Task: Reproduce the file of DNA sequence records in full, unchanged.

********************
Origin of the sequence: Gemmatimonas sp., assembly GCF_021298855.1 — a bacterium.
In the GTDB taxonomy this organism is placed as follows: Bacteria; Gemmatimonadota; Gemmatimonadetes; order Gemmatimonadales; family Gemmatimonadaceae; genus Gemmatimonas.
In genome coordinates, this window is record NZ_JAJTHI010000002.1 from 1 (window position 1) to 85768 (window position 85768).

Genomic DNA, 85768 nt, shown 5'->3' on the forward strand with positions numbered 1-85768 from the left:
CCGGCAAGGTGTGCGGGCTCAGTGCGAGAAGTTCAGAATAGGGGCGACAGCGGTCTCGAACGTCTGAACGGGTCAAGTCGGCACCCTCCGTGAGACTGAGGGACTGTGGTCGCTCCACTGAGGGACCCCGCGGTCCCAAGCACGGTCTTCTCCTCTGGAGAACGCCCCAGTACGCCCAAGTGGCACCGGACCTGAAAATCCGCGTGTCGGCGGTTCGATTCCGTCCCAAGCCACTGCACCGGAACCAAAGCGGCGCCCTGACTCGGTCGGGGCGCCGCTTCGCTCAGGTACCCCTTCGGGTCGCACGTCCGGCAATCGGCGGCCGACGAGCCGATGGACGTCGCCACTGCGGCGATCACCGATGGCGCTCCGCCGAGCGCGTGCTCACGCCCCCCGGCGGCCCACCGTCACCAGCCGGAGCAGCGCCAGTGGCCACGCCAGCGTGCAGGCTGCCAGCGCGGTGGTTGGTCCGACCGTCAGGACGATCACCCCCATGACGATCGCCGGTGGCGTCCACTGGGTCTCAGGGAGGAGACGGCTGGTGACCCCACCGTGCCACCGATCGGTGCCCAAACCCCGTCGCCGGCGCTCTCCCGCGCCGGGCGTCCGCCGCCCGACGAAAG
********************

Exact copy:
Origin of the sequence: Gemmatimonas sp., assembly GCF_021298855.1 — a bacterium.
In the GTDB taxonomy this organism is placed as follows: Bacteria; Gemmatimonadota; Gemmatimonadetes; order Gemmatimonadales; family Gemmatimonadaceae; genus Gemmatimonas.
In genome coordinates, this window is record NZ_JAJTHI010000002.1 from 1 (window position 1) to 85768 (window position 85768).

Genomic DNA, 85768 nt, shown 5'->3' on the forward strand with positions numbered 1-85768 from the left:
CCGGCAAGGTGTGCGGGCTCAGTGCGAGAAGTTCAGAATAGGGGCGACAGCGGTCTCGAACGTCTGAACGGGTCAAGTCGGCACCCTCCGTGAGACTGAGGGACTGTGGTCGCTCCACTGAGGGACCCCGCGGTCCCAAGCACGGTCTTCTCCTCTGGAGAACGCCCCAGTACGCCCAAGTGGCACCGGACCTGAAAATCCGCGTGTCGGCGGTTCGATTCCGTCCCAAGCCACTGCACCGGAACCAAAGCGGCGCCCTGACTCGGTCGGGGCGCCGCTTCGCTCAGGTACCCCTTCGGGTCGCACGTCCGGCAATCGGCGGCCGACGAGCCGATGGACGTCGCCACTGCGGCGATCACCGATGGCGCTCCGCCGAGCGCGTGCTCACGCCCCCCGGCGGCCCACCGTCACCAGCCGGAGCAGCGCCAGTGGCCACGCCAGCGTGCAGGCTGCCAGCGCGGTGGTTGGTCCGACCGTCAGGACGATCACCCCCATGACGATCGCCGGTGGCGTCCACTGGGTCTCAGGGAGGAGACGGCTGGTGACCCCACCGTGCCACCGATCGGTGCCCAAACCCCGTCGCCGGCGCTCTCCCGCGCCGGGCGTCCGCCGCCCGACGAAAG